1992 Lincoln Continental Repair and Maintenance
A guide to problems, costs, maintenance and repair for your 1992 Lincoln Continental
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1992 Lincoln Continental Problems
Sagging suspension can be a result of air suspension struts and/or drier leaking air. These type of air leaks can lead to failure of the air suspension compressor.
In high dust areas, problems with the EGR system are common. The filter for the EGR solenoid may plug and cause the EGR to activate when it should not; this can cause the engine to stall. The dirty filter should be replaced to correct this concern.
1992 Lincoln Continental Questions
the belt went to the air conditioner and power sterring pump
it seized the air conditioner do I have to have another airconditioner or can I get another belt and by pass the air conditioner
It is 3.0 Does the air conditioner control the defrost
keeps coming on when car is running
1992 Lincoln Continental Recalls
Ford has recalled certain 1986-1995 Taurus and Mercury Sable models and 1988-1994 Lincoln Continental models in high corrosion, cold weather states because the rear subframe mount plate nuts may corrode and fail, causing the subframe to drop. If the subframe drops, loss of vehicle control and functionality can occur. Dealers will install subframe rear mount bolts, reinforcement plates, and plate nuts.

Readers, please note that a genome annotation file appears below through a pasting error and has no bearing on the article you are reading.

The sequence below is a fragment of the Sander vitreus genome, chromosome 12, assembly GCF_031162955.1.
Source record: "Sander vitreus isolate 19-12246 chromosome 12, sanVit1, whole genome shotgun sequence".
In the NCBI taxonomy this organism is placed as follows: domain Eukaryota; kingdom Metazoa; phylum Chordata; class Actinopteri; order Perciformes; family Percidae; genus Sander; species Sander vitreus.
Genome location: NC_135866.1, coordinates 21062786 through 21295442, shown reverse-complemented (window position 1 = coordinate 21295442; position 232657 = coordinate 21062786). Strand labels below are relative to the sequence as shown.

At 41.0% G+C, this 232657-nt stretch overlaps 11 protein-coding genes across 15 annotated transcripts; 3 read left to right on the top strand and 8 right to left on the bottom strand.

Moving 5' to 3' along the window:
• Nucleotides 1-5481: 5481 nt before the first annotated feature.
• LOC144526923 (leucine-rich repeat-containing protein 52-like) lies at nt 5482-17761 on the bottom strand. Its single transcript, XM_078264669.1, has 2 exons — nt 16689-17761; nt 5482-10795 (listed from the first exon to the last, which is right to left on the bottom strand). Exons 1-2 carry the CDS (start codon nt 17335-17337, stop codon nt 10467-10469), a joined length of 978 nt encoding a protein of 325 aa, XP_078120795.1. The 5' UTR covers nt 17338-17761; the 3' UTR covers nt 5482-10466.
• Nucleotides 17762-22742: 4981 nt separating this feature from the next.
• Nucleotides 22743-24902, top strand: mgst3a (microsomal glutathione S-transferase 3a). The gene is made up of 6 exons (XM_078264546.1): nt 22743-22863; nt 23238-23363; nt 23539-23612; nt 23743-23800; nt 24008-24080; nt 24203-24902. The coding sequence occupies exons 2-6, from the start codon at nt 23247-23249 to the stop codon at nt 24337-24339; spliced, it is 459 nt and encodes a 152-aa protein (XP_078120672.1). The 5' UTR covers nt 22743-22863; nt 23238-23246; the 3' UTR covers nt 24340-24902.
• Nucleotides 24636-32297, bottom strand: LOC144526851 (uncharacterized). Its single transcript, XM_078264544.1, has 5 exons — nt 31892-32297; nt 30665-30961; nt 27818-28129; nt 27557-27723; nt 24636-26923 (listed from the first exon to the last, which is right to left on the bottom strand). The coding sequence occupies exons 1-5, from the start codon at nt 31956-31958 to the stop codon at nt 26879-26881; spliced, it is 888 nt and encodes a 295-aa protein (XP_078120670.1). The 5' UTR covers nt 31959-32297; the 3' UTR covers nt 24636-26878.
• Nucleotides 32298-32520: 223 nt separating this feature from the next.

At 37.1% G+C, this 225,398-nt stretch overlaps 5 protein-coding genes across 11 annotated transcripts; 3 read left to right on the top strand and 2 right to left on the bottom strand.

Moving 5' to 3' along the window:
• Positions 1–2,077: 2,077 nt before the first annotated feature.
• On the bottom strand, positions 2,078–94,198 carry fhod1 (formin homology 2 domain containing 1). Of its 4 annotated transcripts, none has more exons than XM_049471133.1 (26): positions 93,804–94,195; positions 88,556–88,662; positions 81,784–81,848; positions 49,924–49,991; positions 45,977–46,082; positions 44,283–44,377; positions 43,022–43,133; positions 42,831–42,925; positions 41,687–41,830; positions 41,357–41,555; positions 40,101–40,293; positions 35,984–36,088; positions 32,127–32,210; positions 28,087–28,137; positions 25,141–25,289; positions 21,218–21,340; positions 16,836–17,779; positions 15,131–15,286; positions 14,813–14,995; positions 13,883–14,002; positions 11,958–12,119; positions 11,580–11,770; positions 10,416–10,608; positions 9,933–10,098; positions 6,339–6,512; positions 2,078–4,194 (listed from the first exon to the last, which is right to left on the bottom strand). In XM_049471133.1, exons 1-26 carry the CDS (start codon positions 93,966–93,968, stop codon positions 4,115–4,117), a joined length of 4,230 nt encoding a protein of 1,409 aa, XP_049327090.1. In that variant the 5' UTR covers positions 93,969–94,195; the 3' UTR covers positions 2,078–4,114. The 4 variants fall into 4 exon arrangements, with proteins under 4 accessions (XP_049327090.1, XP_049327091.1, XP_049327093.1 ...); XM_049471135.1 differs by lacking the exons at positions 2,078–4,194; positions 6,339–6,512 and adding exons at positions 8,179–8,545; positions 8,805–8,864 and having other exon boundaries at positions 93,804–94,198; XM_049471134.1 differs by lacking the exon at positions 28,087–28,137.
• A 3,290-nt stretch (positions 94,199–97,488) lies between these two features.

Ford has recalled certain 1991-1995 Taurus and Mercury Sable models equipped with the 3.8L V6 and 1991-1994 Continental models for an issue with the speed control cable. In cold weather states, the speed control cable could freeze. This could cause the accelerator cable to stick. To deter moisture and ice build-up, dealers will add a rubber boot to the speed control cable.
Ford has recalled certain 1992-1995 Taurus and Mercury Sable models with 3.8L engines, 1994-1995 Taurus and Mercury Sable models with 3.0L engines, 1992-1994 Tempo and Mercury Topaz models with 3.0L engines, 1994 Tempo and Mercury Topaz models with 2.3L engines, and 1992-1994 Lincoln Continental models in certain cold weather states for an issue with the engine electric cooling fan. During high winds, low temperatures, and drifting snow, the fan could become blocked or frozen with snow. This could cause the fan not to rotate and ultimately overheat. Dealers will install a harness with a circuit breaker to protect the fan motor from overheating.